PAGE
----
Arising from the health promotion research, the CPS has collaborated since 2008 with the UCL Ear Institute and the engineering firm Audio3 to conduct comprehensive hearing screening programmes for student and professional musicians and to develop noise monitoring procedures for beneficiaries including the Royal Opera House. The hearing research has informed the design of Audio3's SoundScreener, a new low-cost touchscreen audiometer tested in a first phase with 10,000 people through Deafness Research UK and now being tested in phase 2 exclusively with RCM musicians, prior to a planned roll-out across member institutions of Conservatoires UK in 2015. In addition, the noise monitoring research was the catalyst for the development of Audio3's SoundBadge, the world's smallest wearable noise dosimeter and sound level meter system [S5].

Addressing performance-related stress

Acknowledging the high incidence and profound effect of performance anxiety among musicians, the CPS collaborated with Imperial College Department of Bioengineering and the Royal Academy of Engineering in Virtuoso Stress (June 2008), an interactive concert at the Science Museum's Dana Centre featuring a live experiment using bioengineering equipment to measure musicians' heart rate, breathing rate and stress response as they performed [S6]. In 2012, the CPS unveiled its Performance Simulator; built in collaboration with the creative design firm Studiohead [S7], the simulator offers musicians a realistic space in which to `practise' performing in front of an interactive, virtual audience or audition panel. The simulator was featured in a 30-minute documentary, `The scalpel and the bow', broadcast as part of the BBC Radio 3 series Between the Ears (January 2013), and on Radio 3's Music Matters (April 2013) [S9]. In July 2013, it was transported to the Cheltenham Music Festival and showcased as part of What's it Like to be a Performer?, where members of the public were able perform `on stage' in front of the simulated audience [S9].

Developing dialogue

CPS research into musicians' health and wellbeing has been disseminated widely via the International Symposium on Performance Science (ISPS) and its associated published Proceedings. Founded by Williamon in 2007, in part to spark dialogue and debate on the very latest findings into musicians' health, the first ISPS was convened at Porto's iconic Casa da Música, with subsequent conferences in Auckland (2009), Toronto (2011) and Vienna (2013), all of which have been co-chaired by Williamon. Thus far, over 700 delegates from more than 30 countries have attended the conferences, a majority of whom are themselves performers, teachers or otherwise engaged in portfolio musical careers. At least one keynote speech at each event has addressed musicians' health, and through the many spoken papers, posters and workshops devoted to this topic, delegates have gained: (i) an increased awareness of the state of the art in the field, (ii) a forum for sharing and building good practice, drawn from international perspectives, and (iii) an online repository of research papers, freely available at www.performancescience.org.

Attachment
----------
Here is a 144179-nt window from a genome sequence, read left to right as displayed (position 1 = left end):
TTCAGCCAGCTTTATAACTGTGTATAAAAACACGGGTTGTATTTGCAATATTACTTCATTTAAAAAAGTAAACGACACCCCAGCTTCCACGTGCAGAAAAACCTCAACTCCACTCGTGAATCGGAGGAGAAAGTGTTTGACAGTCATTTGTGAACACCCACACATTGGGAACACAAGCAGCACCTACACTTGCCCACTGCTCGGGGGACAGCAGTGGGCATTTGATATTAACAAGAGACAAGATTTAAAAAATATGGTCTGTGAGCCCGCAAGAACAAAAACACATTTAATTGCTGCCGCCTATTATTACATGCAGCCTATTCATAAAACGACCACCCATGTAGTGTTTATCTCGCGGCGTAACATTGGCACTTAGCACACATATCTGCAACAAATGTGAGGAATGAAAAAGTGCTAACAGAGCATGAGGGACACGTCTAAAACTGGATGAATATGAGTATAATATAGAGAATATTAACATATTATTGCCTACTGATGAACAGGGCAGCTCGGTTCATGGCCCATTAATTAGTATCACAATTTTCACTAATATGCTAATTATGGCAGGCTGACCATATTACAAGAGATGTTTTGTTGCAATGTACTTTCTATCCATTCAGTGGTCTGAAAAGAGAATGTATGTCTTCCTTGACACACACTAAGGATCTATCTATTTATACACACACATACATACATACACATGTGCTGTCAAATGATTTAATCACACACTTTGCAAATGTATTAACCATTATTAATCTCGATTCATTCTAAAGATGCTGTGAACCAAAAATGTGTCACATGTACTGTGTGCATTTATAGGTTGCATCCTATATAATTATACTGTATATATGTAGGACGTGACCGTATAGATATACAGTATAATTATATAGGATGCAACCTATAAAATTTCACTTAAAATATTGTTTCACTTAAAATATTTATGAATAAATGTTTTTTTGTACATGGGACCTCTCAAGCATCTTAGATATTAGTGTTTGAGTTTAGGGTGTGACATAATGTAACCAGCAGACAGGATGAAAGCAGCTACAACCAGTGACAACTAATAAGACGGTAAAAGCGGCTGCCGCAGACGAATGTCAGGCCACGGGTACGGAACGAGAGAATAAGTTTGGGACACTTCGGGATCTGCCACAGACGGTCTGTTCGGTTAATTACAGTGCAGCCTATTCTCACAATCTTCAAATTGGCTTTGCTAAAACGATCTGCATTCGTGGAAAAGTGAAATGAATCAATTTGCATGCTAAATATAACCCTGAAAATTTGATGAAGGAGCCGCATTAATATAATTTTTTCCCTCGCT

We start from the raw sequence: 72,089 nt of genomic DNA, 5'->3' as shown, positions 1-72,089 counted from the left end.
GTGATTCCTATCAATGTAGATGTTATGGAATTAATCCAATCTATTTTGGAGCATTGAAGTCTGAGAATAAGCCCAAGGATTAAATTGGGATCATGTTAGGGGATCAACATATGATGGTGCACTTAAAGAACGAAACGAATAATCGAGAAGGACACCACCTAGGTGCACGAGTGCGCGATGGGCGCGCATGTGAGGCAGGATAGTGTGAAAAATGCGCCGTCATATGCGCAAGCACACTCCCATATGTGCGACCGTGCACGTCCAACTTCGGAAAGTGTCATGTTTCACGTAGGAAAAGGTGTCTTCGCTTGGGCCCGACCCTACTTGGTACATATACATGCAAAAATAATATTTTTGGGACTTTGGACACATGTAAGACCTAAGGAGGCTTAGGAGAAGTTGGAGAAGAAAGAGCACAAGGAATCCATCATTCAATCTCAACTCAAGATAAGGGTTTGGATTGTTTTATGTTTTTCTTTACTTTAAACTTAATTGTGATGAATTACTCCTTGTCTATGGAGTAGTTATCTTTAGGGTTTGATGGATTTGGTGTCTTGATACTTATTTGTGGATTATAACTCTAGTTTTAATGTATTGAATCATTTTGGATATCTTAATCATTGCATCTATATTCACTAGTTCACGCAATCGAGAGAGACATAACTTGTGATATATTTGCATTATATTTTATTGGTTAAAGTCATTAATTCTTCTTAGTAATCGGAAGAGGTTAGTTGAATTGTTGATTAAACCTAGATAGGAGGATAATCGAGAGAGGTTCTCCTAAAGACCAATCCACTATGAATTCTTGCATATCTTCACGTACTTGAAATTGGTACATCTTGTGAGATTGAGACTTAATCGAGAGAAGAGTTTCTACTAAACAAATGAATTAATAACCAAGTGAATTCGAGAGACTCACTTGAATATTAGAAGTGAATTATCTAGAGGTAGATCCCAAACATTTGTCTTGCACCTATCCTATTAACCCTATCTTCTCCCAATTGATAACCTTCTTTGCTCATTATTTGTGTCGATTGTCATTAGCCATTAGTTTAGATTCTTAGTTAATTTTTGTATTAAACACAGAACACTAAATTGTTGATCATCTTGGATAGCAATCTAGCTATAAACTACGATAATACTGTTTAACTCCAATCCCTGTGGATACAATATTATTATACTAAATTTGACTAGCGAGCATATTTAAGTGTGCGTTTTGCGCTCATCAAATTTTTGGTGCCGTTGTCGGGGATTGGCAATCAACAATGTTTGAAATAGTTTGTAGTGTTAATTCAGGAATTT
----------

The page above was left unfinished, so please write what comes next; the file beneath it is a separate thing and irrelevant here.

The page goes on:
It is common for research from the symposia to capture public attention, as evidenced with the recent 25-minute summary of ISPS 2013, Performance Science: Die Wissenschaft entdeckt das Musizieren, broadcast on Austrian Radio 1 (Ö1) [S10]. The forthcoming ISPS will be convened in Kyoto in 2015.

Sources to corroborate the impact

[S1] Guildhall School of Music and Drama, Academic Studies:

[S2] Conservatorio della Svizzera Italiana, Divisione Ricerca e Sviulppo:

[S3] UCL School of Medicine, MSc in Performing Arts Medicine:

[S4] British Association for Performing Arts Medicine, Education and Training Advisory Group:

[S5] Audio3 Ltd: http://audio-3.com.

[S6] Science Museum, Dana Centre: www.danacentre.org.uk/events/2008/06/17/405.

[S7] Studiohead Ltd: www.studiohead.com/?projects=musical-performance-simulator.

[S8] BBC Radio 3, The Scalpel and the Bow: www.bbc.co.uk/programmes/b01ptw12; BBC Radio 3, Music Matters: www.bbc.co.uk/programmes/b01rr6lc.

[S9] Cheltenham Music Festival, What's it Like to be a Performer?:

[S10]Austrian Radio 1 (Ö1), Performance Science: Die Wissenschaft entdeckt das Musizieren: